Duck Legs ‘n’ Dryers!

Duck Legs ‘n’ Dryers!

So … what do duck legs and a hairdryer have in common?

It maybe a bit tenuous, but the link is the Queen of Puff Candy herself, the lovely chef, Jacqueline O’Donnell from The Sisters restaurants in Glasgow.
When she hit our TV screens back at the regionals of the Great British Menu in 2014, she got some stick from her peers on the show for giving the suckling pig a blow dry. But, if you think about it, that makes perfect sense.
The skin needs to be really dry to produce crispy crackling. Not to be outdone, I followed Jak’s example and turned up the heat on duck legs in the hopes it would have the same result.

Hair dried legs
What else would you use a hairdryer for?

This is a simple, but slow-cooked, dish with very few ingredients and the results are similar to confit duck but without cooking it in fat. I like to think that there are a couple of calories less in this method. It certainly is easier on the pocket as duck and goose fat costs more than the duck legs!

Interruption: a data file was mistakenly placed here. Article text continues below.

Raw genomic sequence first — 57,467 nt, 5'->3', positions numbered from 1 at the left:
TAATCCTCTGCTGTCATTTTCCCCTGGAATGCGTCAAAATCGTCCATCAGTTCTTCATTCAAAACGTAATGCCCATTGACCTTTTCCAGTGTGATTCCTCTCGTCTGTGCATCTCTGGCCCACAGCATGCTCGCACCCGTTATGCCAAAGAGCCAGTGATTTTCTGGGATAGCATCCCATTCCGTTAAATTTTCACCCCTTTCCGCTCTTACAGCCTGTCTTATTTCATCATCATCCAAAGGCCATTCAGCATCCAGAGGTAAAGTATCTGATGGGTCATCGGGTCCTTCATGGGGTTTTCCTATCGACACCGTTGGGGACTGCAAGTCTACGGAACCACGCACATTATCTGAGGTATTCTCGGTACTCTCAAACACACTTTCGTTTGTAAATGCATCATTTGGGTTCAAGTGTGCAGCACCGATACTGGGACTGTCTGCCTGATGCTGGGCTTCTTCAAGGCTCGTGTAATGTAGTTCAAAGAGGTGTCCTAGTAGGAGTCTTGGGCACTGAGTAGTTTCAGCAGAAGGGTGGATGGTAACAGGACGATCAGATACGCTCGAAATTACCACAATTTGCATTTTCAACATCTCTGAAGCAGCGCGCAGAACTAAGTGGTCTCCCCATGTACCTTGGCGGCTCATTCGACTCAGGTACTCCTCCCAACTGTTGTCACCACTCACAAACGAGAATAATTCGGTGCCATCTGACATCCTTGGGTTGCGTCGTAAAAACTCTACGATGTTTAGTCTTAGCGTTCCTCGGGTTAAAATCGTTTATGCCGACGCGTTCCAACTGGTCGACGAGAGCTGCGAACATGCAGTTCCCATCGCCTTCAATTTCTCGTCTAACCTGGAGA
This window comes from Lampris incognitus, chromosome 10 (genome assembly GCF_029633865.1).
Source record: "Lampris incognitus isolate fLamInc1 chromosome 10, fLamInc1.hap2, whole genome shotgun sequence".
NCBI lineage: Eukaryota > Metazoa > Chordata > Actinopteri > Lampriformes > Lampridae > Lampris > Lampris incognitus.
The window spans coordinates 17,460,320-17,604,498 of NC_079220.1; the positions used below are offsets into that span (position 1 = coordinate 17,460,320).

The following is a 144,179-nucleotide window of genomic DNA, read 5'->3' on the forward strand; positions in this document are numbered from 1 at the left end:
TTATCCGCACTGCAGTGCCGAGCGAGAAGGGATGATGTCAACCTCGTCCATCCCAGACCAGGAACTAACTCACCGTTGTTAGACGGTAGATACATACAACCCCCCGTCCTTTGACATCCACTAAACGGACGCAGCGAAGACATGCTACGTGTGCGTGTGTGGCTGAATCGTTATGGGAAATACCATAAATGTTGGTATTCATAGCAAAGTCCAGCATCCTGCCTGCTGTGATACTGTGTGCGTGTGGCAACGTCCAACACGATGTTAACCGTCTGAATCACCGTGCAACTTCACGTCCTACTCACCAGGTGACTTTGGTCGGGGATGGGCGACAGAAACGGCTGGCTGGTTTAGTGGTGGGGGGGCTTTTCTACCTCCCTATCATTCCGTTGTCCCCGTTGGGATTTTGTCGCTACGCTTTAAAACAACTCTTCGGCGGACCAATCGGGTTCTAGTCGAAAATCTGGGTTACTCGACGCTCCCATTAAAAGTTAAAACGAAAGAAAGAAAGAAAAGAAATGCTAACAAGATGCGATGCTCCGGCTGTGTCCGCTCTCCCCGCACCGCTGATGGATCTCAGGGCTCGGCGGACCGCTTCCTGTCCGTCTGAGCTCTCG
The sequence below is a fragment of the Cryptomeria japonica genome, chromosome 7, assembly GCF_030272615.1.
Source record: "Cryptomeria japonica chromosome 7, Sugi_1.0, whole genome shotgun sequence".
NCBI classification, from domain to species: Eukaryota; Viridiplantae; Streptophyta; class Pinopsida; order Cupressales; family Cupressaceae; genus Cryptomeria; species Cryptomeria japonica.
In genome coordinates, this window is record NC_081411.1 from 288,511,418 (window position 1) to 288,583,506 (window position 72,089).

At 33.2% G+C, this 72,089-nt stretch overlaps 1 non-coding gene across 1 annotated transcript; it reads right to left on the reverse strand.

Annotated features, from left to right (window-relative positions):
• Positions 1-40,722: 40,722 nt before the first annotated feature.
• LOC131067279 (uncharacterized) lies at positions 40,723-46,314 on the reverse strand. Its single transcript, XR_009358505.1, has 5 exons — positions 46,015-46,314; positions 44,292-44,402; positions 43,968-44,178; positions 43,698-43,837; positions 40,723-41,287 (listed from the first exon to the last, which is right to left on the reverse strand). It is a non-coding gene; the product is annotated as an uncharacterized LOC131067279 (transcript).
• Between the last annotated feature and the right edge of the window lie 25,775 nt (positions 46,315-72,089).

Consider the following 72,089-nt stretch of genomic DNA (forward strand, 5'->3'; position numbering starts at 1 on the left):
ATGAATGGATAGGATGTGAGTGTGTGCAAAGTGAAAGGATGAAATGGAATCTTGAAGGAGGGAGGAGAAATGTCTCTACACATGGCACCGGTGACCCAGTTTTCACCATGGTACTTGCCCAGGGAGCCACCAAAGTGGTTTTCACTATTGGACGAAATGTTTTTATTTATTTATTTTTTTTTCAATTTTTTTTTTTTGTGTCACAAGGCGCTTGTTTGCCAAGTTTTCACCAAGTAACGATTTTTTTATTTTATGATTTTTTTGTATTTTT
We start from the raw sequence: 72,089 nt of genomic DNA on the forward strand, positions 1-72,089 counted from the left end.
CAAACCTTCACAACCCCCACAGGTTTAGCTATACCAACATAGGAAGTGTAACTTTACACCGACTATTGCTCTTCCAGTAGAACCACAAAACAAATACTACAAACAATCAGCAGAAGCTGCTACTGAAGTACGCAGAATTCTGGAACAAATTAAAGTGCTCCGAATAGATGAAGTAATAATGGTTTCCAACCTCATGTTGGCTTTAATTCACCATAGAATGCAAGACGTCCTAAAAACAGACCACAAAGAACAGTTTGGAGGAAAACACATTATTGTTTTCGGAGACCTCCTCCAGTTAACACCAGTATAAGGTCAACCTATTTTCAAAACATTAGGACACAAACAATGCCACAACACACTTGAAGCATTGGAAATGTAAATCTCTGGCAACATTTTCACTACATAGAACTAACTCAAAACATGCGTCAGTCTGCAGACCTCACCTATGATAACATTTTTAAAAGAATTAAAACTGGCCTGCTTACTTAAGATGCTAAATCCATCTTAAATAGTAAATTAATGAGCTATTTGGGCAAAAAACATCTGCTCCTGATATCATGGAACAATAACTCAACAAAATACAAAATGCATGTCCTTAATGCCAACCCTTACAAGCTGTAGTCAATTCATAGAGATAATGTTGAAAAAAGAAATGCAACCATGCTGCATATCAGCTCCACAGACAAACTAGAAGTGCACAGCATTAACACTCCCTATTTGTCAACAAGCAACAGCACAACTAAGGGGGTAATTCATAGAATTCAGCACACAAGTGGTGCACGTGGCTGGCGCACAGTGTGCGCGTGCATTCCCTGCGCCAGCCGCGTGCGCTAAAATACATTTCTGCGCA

FAUX CONFIT DUCK LEGS

Duck Legs
Dinner is served!

.

Ingredients
1 duck leg per person
Pinch of sea salt
1 hairdryer

Method
Boil a kettleful of water. Turn on oven to furnace temperature (as high as it will go)
Remove excess skin from the duck legs (the overhanging bits that have no flesh attached); you need to keep the skin covering the meat. Place them on a rack over the sink and pour over boiling water. The skin will contract slightly, which is what you want.
Next, crank up the hairdryer to full and blast the legs until they are bone dry.
Pop them onto a rack over a baking tin (the grill pan will do) and shove into the furnace/oven for five minutes. Whip out briefly and sprinkle with salt, then whack back for a further five mins.
Turn the lava flow down to almost Baltic (140C/Fan120C/Gas1) for about three hours.
Serve the classic French way – sauté potatoes and green beans if it’s summer or slow braised red cabbage for a winter dish.

© Lea Harris, In the Kitchen with @BakersBunny, 2016
First published on my other blog, Off the Eaten Track, (6th June 2014)

 

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